Their findings are consistent with surveys done earlier this year that reflect how ransomware attackers are accelerating how fast they can weaponize vulnerabilities

Ransomware is the greatest threat to endpoints today, according to senior IT and IT security leaders interviewed by Ponemon for their latest survey published today.

Short on staff, IT and IT security struggle to keep configurations and patches current 

Most IT and IT security leaders say that the number of distribution points supporting endpoints has increased significantly over the last year. Seventy-three percent of IT operations believe the most difficult endpoint configuration management task is maintaining all endpoints’ most current OS and application versions. Patches and security updates are the most difficult aspect of endpoint security management for IT security teams.

Cybersecurity vendors are taking a variety of approaches to solving this challenge.

Keeping endpoints current on OS, application versions, patches, and security updates defy simple solutions that include manually updating the many devices in an inventory database. Automating how updates and patches are distributed and applied is helping reduce the risk of breaches, credential theft, and DDoS attacks.

IT operations is taking the lead in reducing distribution point sprawl 

Ponemon asked IT and IT security leaders to rate their effectiveness on a 10-point scale of four edge and endpoint security areas. 

  • Thirty-eight percent of IT operations rate their effectiveness at reducing distribution point sprawl as very or highly effective versus 28% for IT security. As a result, IT security is more confident in its effectiveness in ensuring all software is up-to-date and the configuration complies with its security policy.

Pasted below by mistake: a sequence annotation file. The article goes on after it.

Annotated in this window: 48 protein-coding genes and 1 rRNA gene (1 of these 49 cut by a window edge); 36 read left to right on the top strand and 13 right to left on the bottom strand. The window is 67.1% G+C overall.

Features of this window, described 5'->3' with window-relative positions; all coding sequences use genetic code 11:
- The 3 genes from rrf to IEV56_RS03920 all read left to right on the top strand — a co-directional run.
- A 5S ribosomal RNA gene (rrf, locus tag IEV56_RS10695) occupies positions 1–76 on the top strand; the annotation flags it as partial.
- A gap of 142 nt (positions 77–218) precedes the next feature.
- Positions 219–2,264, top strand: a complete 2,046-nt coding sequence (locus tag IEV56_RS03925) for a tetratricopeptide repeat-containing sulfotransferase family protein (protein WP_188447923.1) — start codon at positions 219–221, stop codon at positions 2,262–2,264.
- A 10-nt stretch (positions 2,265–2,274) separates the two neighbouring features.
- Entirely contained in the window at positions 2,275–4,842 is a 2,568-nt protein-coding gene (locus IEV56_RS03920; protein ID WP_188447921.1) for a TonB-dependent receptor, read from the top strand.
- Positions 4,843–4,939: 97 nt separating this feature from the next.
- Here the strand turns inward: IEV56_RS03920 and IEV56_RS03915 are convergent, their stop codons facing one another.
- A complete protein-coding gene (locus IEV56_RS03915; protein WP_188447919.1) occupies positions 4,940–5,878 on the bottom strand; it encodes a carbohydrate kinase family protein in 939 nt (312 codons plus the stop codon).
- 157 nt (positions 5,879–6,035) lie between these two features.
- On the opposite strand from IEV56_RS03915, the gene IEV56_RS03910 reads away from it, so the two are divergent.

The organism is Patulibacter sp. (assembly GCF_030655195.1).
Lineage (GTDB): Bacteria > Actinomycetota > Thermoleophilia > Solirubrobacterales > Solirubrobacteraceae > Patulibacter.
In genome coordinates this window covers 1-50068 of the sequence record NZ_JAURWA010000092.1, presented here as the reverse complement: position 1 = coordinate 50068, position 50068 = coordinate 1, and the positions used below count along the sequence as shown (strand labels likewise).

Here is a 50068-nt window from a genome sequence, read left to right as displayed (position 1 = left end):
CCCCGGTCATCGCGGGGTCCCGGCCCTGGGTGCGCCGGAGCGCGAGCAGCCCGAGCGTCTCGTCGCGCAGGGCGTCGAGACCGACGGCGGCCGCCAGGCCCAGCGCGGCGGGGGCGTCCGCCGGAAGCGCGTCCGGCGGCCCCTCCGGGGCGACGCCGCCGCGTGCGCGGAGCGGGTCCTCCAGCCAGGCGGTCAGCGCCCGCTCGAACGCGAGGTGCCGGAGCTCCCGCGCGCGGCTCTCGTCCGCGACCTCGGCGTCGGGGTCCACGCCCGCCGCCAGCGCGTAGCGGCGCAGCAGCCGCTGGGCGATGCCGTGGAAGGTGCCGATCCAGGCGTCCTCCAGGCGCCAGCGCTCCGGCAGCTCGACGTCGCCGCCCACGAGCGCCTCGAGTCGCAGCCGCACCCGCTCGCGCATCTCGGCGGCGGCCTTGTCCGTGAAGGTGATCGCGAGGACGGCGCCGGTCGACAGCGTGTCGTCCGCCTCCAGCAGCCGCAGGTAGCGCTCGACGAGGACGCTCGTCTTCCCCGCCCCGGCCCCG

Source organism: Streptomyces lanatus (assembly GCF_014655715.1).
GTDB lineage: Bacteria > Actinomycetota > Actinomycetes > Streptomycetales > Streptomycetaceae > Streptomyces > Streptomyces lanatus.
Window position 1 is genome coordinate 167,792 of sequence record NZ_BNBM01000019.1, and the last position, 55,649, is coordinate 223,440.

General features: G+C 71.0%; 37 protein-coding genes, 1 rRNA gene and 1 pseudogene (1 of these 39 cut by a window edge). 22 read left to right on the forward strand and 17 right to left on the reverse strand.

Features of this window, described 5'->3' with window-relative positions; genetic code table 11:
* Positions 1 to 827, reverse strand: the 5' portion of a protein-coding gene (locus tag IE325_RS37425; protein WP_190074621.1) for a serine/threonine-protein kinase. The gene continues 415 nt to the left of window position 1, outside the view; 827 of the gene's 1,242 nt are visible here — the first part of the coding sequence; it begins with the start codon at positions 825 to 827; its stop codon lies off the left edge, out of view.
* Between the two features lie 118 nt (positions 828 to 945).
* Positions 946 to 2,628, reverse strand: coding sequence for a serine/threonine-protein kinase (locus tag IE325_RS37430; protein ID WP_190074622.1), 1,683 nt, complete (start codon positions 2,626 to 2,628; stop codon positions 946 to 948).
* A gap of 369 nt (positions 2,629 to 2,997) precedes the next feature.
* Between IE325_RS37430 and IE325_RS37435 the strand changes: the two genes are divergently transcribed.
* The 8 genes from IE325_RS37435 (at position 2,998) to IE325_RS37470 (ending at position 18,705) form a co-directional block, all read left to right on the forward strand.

• Across all four categories, IT’s average confidence level is 36% while IT security’s is 35.5%. However, there’s significant upside potential for each to improve, starting with better encryption of enterprise devices, more frequent updates of device OS versions, and more frequent patch updates. For example, absolute Software’s recent survey, the Value of Zero Trust in a WFA World, found that 16% of enterprise devices are unencrypted, 2 out of 3 enterprise devices are running OS versions two or more versions behind, and an average enterprise device is 77 days out of date from current patching. 
IT operations and IT security are overwhelmed with work right now, which is why they need more automated applications, tools and workflows to manage and secure endpoints across their networks.

Managing risks and costs of endpoint security 

Ponemon Institute’s survey highlights how distribution and endpoint sprawl can quickly get out of hand, leading to 48% of devices not being identifiable on an organization’s network. Given how quickly machine identities are increasing, it is no wonder CISOs and CIOs are looking at how they can adopt zero trust as a framework to enforce least-privileged access, improve identity access management and better control the use of privileged access credentials. As endpoint security goes, so goes the financial performance of any business because it is the largest and most challenging threat vector to protect. 

The bottom line is that investing in cybersecurity is a business decision, especially when it comes to improving endpoint security to reduce ransomware, malware, breach attempts, socially engineered attacks and more.